Six of the best things to see and do in Bath, England

THERMAE SPA

Bath's healing, mineral-rich thermal waters have been used throughout history by the Celts, Romans, Saxons and Georgians, so why should you be any different? Situated in the heart of the city, Thermae Spa is a state of the art complex engineered for maximum relaxation. The main spa consists of two pools, one on the rooftop overlooking the city's stunning architecture and surrounding hills, the other an indoor marvel featuring flowing curves, structured columns and a whirlpool river. There's also a wellness suite with steam room, ice chamber, infrared room and more. Additional massage and spa treatments are also available with pre-booking. See thermaebathspa.com

THE PUBS

One of the great pleasures of travelling England is the sheer ubiquity of fantastic pubs. Nowhere is this more applicable than Bath; pubs are on every other corner. Favourites include the Raven, situated in a Georgian town house and famed for its sumptuous pies, and the Chequers, the place to go for a slap-up Sunday roast. Beer aficionados should hit the Bath Brew House, with its microbrewery onsite and extensive tap list, and those looking for the traditional cosy English pub vibe will love the King William. Other standouts include St James Wine Vaults, great for quiz nights, live music and draught ales and Coeur De Lion, Bath's smallest pub with stained glass windows, a front beer garden and a ye olde England air. See visitbath.co.uk/eating-and-drinking

OPEN-TOP BUS TOUR

Yes, it may be the epitome of a tourist activity but honestly there's no better way to see Bath than from the open-air seat of a double-decker bus. The hop-on, hop-off tour is super flexible; valid for 24-hours from first use, it comprises two main routes, the City and Skyline. Beginning at High Street, the tour takes in Bath's star attractions including the Roman Baths, the Royal Crescent, Victoria Park, Bath Abbey and more. Supplied headphones provide engaging anecdotal commentary detailing anything from the town's architecture to the reason Queen Victoria railed against the city following a Royal visit. And if you need a reprieve, you can always jump off for a swift ale and re-join the tour again later. See visitbath.co.uk

THE ARCHITECTURE

Bath's glorious buildings are famed throughout England, a fact reflected by its triumph in becoming the only entire city in Britain to achieve World Heritage status. Founded in the first century AD by the Romans, it became a vital post in the wool trade of the Middle Ages but really came into its own under Georgian rule throughout the 18th century, flourishing as an elegant spa city associated with art and high culture. The legacy remains, with the pervasive Bath Stone (a form of limestone) lending a uniformly historic charm echoing the legacy of both Roman and Georgian rule.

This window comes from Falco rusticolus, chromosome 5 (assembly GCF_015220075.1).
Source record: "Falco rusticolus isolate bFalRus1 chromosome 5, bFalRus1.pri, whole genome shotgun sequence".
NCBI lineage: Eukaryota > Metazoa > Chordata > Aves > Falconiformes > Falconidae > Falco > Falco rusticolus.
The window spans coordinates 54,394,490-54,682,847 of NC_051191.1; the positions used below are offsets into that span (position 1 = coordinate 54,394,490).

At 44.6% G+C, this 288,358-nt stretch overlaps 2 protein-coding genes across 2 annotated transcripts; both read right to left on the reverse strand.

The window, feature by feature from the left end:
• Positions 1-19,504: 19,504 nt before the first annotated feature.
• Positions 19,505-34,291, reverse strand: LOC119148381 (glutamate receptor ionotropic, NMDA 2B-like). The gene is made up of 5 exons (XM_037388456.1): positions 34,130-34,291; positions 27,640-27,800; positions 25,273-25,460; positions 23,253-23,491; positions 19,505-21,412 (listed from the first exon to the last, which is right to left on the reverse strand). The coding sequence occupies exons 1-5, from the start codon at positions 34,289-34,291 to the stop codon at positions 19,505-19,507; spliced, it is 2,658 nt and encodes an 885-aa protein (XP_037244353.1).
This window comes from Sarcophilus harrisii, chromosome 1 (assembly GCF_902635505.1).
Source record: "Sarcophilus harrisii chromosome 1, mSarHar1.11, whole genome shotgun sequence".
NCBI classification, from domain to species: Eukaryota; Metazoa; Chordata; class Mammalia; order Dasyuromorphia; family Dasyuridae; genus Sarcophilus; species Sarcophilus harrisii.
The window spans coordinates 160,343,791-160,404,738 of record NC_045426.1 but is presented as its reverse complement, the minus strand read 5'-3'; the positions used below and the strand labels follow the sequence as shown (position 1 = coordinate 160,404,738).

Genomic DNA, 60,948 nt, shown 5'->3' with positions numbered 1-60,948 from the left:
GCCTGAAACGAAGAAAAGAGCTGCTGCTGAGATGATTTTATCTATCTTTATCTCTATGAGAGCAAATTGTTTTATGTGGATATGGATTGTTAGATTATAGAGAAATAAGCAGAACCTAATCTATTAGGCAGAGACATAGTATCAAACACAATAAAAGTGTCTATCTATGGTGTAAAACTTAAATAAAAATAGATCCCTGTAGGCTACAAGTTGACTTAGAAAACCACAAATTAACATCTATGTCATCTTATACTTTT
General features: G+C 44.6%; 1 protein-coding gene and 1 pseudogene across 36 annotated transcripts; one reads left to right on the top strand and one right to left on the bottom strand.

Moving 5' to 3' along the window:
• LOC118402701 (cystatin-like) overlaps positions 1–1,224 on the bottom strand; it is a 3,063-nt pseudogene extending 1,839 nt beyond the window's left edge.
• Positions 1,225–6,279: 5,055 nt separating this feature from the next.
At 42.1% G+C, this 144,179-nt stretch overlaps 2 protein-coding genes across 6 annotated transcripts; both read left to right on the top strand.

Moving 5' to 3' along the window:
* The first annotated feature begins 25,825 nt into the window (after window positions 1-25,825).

THE RUGBY

Rugby has always been synonymous with Bath; ever since the club's inception in 1865 the sport has been entrenched in the culture and Bathonians don't take the club's performances lightly. If your visit falls over a home-match day, be sure to get a ticket, the stadium is located in the city centre right beside the River Avon and the atmosphere on game night is electric. Widely regarded as the most successful amateur club side in English history throughout the 1980s and '90s (before the game turned pro), Bath are now taking strides to recapture those halcyon days with an ambitious CEO at the helm and plans for an upgraded stadium in development. See bathrugby.com

THE ROMAN BATHS

Built around 70AD, the Roman Baths here are among the best-preserved Roman ruins in the world. Constructed as a gathering place for socialising and public bathing, they utilised rainwater water from the nearby Mendip Hills. Though you can't actually bathe in the waters, the site serves as a fascinating historical artefact and interactive museum, transporting you back to the times of the Aque and Sulis people. Allow about two hours to explore the site with the provided audio guide – available in 12 languages with special guides for children – and in June through August take the opportunity to experience the site by torchlight, the space stays open until 10pm. See romanbaths.co.uk

Guy Wilkinson travelled at his own expense.

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